is an increasingly large and dedicated set of investors committed to ESG principles, in addition to financial return. At the same time, the data shows that these growing markets are mainly concentrated in advanced economies, and largely bypass developing countries – in particular low-income countries. Europe, North America and other advanced economies account for around 90 percent of the sustainable investment market. Private finance is still not finding its way into investments in developing countries at the scale and speed needed to achieve the SDGs. Investors and development finance

institutions (DFIs) still struggle to source companies and projects that meet their stringent investment criteria, especially in the poorest countries and fragile states where capital needs are the highest. It is most often here that information and data flows are weak, and companies may have more difficulty in meeting certain standards. Added to this is the potential that public sector subsidies for blended finance approaches will fall, which may reduce attractive investment opportunities in developing countries further. These transactions also typically incorporate robust ESG-standards. Overall, there is a concern that the current uncertain market environment may encourage some investors to become more risk

averse and adopt a ‘wait and see’ approach, especially in more difficult markets. And while ESG may be popular, there are also many people deeply sceptical about the extent to which ESG-metrics are robust or sufficient to catalyze a sea-change in the types of investments the world needs to see to meet the SDGs or reach the decarbonisation objectives of the Paris climate accord. Long-term, there are no signs that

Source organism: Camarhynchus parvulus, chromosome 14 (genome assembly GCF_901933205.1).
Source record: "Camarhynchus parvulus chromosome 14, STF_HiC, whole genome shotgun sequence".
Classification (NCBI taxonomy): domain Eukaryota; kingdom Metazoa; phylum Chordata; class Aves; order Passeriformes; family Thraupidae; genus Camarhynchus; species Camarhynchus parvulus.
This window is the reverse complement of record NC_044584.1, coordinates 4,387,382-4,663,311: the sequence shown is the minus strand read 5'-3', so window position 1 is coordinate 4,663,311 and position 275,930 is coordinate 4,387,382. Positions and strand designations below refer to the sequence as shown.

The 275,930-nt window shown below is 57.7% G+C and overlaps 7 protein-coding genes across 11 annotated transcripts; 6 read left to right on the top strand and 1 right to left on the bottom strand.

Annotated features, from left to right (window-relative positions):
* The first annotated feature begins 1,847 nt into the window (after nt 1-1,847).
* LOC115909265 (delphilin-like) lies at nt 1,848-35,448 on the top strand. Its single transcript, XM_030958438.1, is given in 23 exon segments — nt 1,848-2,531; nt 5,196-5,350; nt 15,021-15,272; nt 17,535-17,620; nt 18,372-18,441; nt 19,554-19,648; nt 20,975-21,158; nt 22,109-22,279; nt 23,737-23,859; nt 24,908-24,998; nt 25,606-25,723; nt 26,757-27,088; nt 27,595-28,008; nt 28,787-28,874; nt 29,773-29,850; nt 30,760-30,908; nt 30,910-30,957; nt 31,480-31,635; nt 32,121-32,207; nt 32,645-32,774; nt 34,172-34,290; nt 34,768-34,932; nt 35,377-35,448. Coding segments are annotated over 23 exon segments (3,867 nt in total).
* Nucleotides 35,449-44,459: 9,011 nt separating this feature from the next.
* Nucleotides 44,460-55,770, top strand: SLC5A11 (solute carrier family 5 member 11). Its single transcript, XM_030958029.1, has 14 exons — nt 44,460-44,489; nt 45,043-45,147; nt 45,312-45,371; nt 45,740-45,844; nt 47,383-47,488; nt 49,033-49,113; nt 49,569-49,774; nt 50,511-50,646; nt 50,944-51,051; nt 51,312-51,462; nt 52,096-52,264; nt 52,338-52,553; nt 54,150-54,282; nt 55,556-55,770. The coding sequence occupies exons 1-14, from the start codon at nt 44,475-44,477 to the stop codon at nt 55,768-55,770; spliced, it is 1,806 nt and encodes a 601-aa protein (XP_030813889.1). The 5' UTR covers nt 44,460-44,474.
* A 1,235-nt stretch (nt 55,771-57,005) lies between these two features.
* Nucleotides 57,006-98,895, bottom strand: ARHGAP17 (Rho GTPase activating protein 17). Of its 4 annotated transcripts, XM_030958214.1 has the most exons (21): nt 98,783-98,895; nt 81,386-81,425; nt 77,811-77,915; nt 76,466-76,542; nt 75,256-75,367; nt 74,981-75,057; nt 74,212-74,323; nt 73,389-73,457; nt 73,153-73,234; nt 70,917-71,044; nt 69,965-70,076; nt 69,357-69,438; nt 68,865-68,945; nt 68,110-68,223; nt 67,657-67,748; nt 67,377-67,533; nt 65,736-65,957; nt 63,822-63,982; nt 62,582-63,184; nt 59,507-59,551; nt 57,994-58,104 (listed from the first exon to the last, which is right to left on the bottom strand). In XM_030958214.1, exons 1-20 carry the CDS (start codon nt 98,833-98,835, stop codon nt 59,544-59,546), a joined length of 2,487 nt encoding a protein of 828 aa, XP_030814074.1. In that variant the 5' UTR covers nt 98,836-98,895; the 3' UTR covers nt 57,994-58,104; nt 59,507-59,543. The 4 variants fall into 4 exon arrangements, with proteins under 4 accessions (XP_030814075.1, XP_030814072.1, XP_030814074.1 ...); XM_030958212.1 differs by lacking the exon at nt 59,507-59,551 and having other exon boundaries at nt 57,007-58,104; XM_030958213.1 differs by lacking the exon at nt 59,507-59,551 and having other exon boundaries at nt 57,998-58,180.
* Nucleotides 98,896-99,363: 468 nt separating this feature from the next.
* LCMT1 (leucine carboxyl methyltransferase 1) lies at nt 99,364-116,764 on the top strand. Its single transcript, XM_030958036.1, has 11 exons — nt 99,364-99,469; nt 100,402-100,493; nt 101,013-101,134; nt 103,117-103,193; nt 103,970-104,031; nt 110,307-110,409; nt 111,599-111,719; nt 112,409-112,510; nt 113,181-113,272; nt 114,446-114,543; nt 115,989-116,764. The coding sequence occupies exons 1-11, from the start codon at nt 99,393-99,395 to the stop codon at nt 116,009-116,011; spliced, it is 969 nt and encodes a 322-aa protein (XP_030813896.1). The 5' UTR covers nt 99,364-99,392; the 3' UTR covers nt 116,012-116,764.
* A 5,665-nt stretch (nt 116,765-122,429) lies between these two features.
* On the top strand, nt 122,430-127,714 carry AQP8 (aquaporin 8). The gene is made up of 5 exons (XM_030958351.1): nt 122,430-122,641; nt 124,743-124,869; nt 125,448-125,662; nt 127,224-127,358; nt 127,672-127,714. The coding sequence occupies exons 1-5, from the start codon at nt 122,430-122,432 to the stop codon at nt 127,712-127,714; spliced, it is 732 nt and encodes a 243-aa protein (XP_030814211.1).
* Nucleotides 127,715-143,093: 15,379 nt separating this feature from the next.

investors’ commitment to ESG-alignment will wane due to COVID-19. On the contrary, citizens, business leaders, investors and policymakers alike have called for a ‘green recovery’ – one that places more emphasis on environmental conservation and puts people and planet at the center. The challenge is to ensure that this market momentum benefits the poorest people and places. How can this be achieved? It calls

for an increasingly active ‘hands-on’ approach from the development finance community. Development agencies, multilateral development banks, development finance institutions and foundations have a particular role to play over the next few years to nurture the project pipeline in the poorest and most vulnerable countries, and ensure high ESG standards. Investors also need to recognize that more patient capital is needed. Government regulations can

Advanced economies account for around 90 percent of the sustainable investment market. Private finance is still not finding its way into investments in developing countries at the scale and speed needed to achieve the SDGs.

Gail Hurley

PHOTO: Courtesy of Gail Hurley

also encourage private investors to finance ESG-related initiatives, and more countries may also focus their efforts here as they face an extra squeeze on their finances. These strategies will help lead private investors (back) into markets on the other side of the crisis. The drive for more transparency

and accountability in ESG is also critical. While it’s relatively easy to source a wealth of information on the performance of ESG-aligned instruments versus conventional funds or bonds, more information is needed on how investments advance sustainable development outcomes and make a positive impact on people’s lives and livelihoods. The signs are positive that ESG- aligned investments will further accelerate. And COVID-19 has further strengthened the strategic importance of impactful investments in the developing world. More efforts are needed, however, to ensure that ESG tools also boost sustainable development in the countries furthest behind.

Gail Hurley is a senior advisor and researcher on development finance. She worked for the United Nations Development Programme (UNDP) for 10 years, and currently advises the UN, foundations, NGOs and governments on catalyzing financing for the SDGs.


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